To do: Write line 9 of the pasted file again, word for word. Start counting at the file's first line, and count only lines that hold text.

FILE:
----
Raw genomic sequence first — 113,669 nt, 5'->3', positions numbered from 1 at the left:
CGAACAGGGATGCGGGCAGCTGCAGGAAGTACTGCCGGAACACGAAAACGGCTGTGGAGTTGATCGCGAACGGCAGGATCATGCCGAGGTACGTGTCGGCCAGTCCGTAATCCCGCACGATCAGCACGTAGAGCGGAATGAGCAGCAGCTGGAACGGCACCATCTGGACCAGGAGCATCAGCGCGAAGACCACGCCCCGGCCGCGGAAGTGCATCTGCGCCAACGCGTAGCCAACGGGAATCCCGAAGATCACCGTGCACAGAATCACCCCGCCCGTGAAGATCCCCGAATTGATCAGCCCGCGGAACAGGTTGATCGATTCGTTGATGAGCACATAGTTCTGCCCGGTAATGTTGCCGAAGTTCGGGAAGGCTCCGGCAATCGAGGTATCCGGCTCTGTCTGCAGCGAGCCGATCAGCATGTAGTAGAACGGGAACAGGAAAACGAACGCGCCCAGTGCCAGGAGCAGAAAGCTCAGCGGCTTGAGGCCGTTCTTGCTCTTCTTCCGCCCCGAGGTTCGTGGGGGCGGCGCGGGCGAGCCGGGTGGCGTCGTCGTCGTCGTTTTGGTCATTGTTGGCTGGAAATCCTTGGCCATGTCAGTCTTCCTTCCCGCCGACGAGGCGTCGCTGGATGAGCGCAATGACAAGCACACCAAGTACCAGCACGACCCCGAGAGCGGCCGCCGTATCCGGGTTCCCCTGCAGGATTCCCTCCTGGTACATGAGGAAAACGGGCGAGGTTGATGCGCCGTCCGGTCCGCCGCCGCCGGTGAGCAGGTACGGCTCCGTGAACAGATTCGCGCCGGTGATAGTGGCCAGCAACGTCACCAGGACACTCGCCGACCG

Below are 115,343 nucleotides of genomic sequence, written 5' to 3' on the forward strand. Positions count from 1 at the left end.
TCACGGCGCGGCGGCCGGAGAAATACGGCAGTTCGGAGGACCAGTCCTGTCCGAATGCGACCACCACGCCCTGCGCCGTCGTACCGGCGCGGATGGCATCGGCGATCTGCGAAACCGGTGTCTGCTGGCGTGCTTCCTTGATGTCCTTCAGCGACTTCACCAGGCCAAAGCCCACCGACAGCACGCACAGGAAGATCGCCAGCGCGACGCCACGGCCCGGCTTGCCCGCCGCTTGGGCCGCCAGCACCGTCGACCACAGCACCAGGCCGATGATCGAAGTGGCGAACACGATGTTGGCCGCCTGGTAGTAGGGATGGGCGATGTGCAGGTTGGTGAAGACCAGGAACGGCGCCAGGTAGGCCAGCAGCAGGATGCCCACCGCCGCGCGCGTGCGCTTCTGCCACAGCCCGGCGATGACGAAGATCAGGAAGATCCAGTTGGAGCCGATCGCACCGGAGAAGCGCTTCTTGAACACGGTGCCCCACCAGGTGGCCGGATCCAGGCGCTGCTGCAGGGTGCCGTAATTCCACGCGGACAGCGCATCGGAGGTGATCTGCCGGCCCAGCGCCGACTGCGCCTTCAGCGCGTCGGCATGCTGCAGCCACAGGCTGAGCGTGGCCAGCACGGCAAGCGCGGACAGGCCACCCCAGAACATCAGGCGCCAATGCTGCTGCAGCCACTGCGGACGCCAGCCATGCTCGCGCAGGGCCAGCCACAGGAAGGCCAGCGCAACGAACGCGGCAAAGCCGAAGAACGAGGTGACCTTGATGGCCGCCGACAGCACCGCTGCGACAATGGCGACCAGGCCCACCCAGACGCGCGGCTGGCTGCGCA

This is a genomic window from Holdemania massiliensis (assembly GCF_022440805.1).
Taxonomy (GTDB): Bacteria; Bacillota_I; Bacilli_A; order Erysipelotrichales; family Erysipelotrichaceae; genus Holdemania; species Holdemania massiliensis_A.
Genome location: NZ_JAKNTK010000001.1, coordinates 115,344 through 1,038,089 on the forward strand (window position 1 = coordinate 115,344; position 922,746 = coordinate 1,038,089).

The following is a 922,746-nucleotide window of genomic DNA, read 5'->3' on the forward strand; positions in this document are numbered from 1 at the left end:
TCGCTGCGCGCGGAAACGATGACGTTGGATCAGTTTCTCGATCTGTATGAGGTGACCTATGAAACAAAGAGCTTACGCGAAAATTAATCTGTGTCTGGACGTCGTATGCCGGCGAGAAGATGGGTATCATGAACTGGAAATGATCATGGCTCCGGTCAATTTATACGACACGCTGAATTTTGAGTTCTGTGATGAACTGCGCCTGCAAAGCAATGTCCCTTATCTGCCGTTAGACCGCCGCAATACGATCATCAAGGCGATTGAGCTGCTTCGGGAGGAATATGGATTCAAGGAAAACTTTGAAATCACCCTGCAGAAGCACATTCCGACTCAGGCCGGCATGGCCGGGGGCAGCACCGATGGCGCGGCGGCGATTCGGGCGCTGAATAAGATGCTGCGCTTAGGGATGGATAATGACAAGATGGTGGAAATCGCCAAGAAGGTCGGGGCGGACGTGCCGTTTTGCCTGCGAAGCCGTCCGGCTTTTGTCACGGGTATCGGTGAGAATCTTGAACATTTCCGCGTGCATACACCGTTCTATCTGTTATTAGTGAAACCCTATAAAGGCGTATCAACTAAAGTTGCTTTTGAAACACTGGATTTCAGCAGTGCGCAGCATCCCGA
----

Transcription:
TCGCTGCGCGCGGAAACGATGACGTTGGATCAGTTTCTCGATCTGTATGAGGTGACCTATGAAACAAAGAGCTTACGCGAAAATTAATCTGTGTCTGGACGTCGTATGCCGGCGAGAAGATGGGTATCATGAACTGGAAATGATCATGGCTCCGGTCAATTTATACGACACGCTGAATTTTGAGTTCTGTGATGAACTGCGCCTGCAAAGCAATGTCCCTTATCTGCCGTTAGACCGCCGCAATACGATCATCAAGGCGATTGAGCTGCTTCGGGAGGAATATGGATTCAAGGAAAACTTTGAAATCACCCTGCAGAAGCACATTCCGACTCAGGCCGGCATGGCCGGGGGCAGCACCGATGGCGCGGCGGCGATTCGGGCGCTGAATAAGATGCTGCGCTTAGGGATGGATAATGACAAGATGGTGGAAATCGCCAAGAAGGTCGGGGCGGACGTGCCGTTTTGCCTGCGAAGCCGTCCGGCTTTTGTCACGGGTATCGGTGAGAATCTTGAACATTTCCGCGTGCATACACCGTTCTATCTGTTATTAGTGAAACCCTATAAAGGCGTATCAACTAAAGTTGCTTTTGAAACACTGGATTTCAGCAGTGCGCAGCATCCCGA